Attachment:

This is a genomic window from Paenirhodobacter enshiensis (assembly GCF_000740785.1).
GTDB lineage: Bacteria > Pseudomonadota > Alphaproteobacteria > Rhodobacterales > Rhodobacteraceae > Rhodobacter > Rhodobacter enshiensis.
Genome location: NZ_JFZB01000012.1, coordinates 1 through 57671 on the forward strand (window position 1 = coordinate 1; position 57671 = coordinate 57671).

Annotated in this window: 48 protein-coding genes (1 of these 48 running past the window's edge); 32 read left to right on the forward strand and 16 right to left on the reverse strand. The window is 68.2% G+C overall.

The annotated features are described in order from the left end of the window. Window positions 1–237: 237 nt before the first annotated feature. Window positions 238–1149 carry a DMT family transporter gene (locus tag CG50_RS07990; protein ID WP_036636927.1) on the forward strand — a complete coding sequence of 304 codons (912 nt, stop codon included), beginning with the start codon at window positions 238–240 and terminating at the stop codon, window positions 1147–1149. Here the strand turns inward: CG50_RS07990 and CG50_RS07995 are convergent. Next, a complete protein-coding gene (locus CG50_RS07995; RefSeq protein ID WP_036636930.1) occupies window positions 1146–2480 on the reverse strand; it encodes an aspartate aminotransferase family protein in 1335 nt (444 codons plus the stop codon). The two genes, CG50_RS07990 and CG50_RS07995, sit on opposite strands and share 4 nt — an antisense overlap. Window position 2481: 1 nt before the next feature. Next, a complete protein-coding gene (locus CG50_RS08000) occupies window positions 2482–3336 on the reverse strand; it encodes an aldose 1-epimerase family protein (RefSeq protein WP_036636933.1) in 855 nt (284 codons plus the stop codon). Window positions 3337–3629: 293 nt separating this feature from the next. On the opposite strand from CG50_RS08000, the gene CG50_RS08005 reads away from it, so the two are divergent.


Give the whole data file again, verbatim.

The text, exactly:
This is a genomic window from Paenirhodobacter enshiensis (assembly GCF_000740785.1).
GTDB lineage: Bacteria > Pseudomonadota > Alphaproteobacteria > Rhodobacterales > Rhodobacteraceae > Rhodobacter > Rhodobacter enshiensis.
Genome location: NZ_JFZB01000012.1, coordinates 1 through 57671 on the forward strand (window position 1 = coordinate 1; position 57671 = coordinate 57671).

Annotated in this window: 48 protein-coding genes (1 of these 48 running past the window's edge); 32 read left to right on the forward strand and 16 right to left on the reverse strand. The window is 68.2% G+C overall.

The annotated features are described in order from the left end of the window. Window positions 1–237: 237 nt before the first annotated feature. Window positions 238–1149 carry a DMT family transporter gene (locus tag CG50_RS07990; protein ID WP_036636927.1) on the forward strand — a complete coding sequence of 304 codons (912 nt, stop codon included), beginning with the start codon at window positions 238–240 and terminating at the stop codon, window positions 1147–1149. Here the strand turns inward: CG50_RS07990 and CG50_RS07995 are convergent. Next, a complete protein-coding gene (locus CG50_RS07995; RefSeq protein ID WP_036636930.1) occupies window positions 1146–2480 on the reverse strand; it encodes an aspartate aminotransferase family protein in 1335 nt (444 codons plus the stop codon). The two genes, CG50_RS07990 and CG50_RS07995, sit on opposite strands and share 4 nt — an antisense overlap. Window position 2481: 1 nt before the next feature. Next, a complete protein-coding gene (locus CG50_RS08000) occupies window positions 2482–3336 on the reverse strand; it encodes an aldose 1-epimerase family protein (RefSeq protein WP_036636933.1) in 855 nt (284 codons plus the stop codon). Window positions 3337–3629: 293 nt separating this feature from the next. On the opposite strand from CG50_RS08000, the gene CG50_RS08005 reads away from it, so the two are divergent.